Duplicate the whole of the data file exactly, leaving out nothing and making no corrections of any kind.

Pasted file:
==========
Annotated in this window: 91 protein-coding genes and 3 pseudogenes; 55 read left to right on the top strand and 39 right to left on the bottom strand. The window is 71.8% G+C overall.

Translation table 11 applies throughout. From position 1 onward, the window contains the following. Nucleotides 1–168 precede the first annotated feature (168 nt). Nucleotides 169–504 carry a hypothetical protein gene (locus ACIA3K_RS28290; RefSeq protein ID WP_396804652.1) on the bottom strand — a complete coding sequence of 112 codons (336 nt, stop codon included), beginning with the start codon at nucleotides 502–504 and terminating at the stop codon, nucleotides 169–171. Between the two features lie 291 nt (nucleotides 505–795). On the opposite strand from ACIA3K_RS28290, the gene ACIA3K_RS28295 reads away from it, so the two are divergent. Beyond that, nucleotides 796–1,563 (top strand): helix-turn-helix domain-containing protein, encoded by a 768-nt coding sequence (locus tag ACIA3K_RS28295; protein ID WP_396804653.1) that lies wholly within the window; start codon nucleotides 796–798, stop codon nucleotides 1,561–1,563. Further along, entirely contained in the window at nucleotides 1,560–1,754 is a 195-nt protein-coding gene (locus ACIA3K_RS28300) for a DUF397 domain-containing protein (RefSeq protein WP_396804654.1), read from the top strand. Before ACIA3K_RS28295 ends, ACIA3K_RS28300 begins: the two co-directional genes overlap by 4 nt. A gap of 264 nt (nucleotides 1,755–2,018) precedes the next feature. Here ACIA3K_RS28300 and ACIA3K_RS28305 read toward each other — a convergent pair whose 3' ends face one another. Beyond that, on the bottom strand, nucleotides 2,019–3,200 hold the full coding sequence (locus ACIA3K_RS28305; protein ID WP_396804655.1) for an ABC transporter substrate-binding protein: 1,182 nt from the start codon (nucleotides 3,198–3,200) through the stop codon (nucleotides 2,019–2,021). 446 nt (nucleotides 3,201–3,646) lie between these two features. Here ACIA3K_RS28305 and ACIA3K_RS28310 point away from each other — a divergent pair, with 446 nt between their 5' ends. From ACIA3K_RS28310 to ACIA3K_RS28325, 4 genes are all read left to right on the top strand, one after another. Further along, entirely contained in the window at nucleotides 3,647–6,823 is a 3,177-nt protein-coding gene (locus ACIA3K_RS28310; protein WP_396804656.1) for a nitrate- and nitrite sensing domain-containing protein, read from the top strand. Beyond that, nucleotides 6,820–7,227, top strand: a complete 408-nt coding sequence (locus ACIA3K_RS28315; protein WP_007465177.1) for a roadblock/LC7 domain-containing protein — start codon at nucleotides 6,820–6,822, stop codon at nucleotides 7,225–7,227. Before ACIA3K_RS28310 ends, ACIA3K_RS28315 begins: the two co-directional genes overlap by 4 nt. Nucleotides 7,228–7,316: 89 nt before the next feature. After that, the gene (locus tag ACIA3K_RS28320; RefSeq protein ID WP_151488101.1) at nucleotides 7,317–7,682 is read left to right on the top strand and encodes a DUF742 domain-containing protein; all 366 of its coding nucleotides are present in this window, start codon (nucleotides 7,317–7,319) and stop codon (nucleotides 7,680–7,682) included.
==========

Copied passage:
Annotated in this window: 91 protein-coding genes and 3 pseudogenes; 55 read left to right on the top strand and 39 right to left on the bottom strand. The window is 71.8% G+C overall.

Translation table 11 applies throughout. From position 1 onward, the window contains the following. Nucleotides 1–168 precede the first annotated feature (168 nt). Nucleotides 169–504 carry a hypothetical protein gene (locus ACIA3K_RS28290; RefSeq protein ID WP_396804652.1) on the bottom strand — a complete coding sequence of 112 codons (336 nt, stop codon included), beginning with the start codon at nucleotides 502–504 and terminating at the stop codon, nucleotides 169–171. Between the two features lie 291 nt (nucleotides 505–795). On the opposite strand from ACIA3K_RS28290, the gene ACIA3K_RS28295 reads away from it, so the two are divergent. Beyond that, nucleotides 796–1,563 (top strand): helix-turn-helix domain-containing protein, encoded by a 768-nt coding sequence (locus tag ACIA3K_RS28295; protein ID WP_396804653.1) that lies wholly within the window; start codon nucleotides 796–798, stop codon nucleotides 1,561–1,563. Further along, entirely contained in the window at nucleotides 1,560–1,754 is a 195-nt protein-coding gene (locus ACIA3K_RS28300) for a DUF397 domain-containing protein (RefSeq protein WP_396804654.1), read from the top strand. Before ACIA3K_RS28295 ends, ACIA3K_RS28300 begins: the two co-directional genes overlap by 4 nt. A gap of 264 nt (nucleotides 1,755–2,018) precedes the next feature. Here ACIA3K_RS28300 and ACIA3K_RS28305 read toward each other — a convergent pair whose 3' ends face one another. Beyond that, on the bottom strand, nucleotides 2,019–3,200 hold the full coding sequence (locus ACIA3K_RS28305; protein ID WP_396804655.1) for an ABC transporter substrate-binding protein: 1,182 nt from the start codon (nucleotides 3,198–3,200) through the stop codon (nucleotides 2,019–2,021). 446 nt (nucleotides 3,201–3,646) lie between these two features. Here ACIA3K_RS28305 and ACIA3K_RS28310 point away from each other — a divergent pair, with 446 nt between their 5' ends. From ACIA3K_RS28310 to ACIA3K_RS28325, 4 genes are all read left to right on the top strand, one after another. Further along, entirely contained in the window at nucleotides 3,647–6,823 is a 3,177-nt protein-coding gene (locus ACIA3K_RS28310; protein WP_396804656.1) for a nitrate- and nitrite sensing domain-containing protein, read from the top strand. Beyond that, nucleotides 6,820–7,227, top strand: a complete 408-nt coding sequence (locus ACIA3K_RS28315; protein WP_007465177.1) for a roadblock/LC7 domain-containing protein — start codon at nucleotides 6,820–6,822, stop codon at nucleotides 7,225–7,227. Before ACIA3K_RS28310 ends, ACIA3K_RS28315 begins: the two co-directional genes overlap by 4 nt. Nucleotides 7,228–7,316: 89 nt before the next feature. After that, the gene (locus tag ACIA3K_RS28320; RefSeq protein ID WP_151488101.1) at nucleotides 7,317–7,682 is read left to right on the top strand and encodes a DUF742 domain-containing protein; all 366 of its coding nucleotides are present in this window, start codon (nucleotides 7,317–7,319) and stop codon (nucleotides 7,680–7,682) included.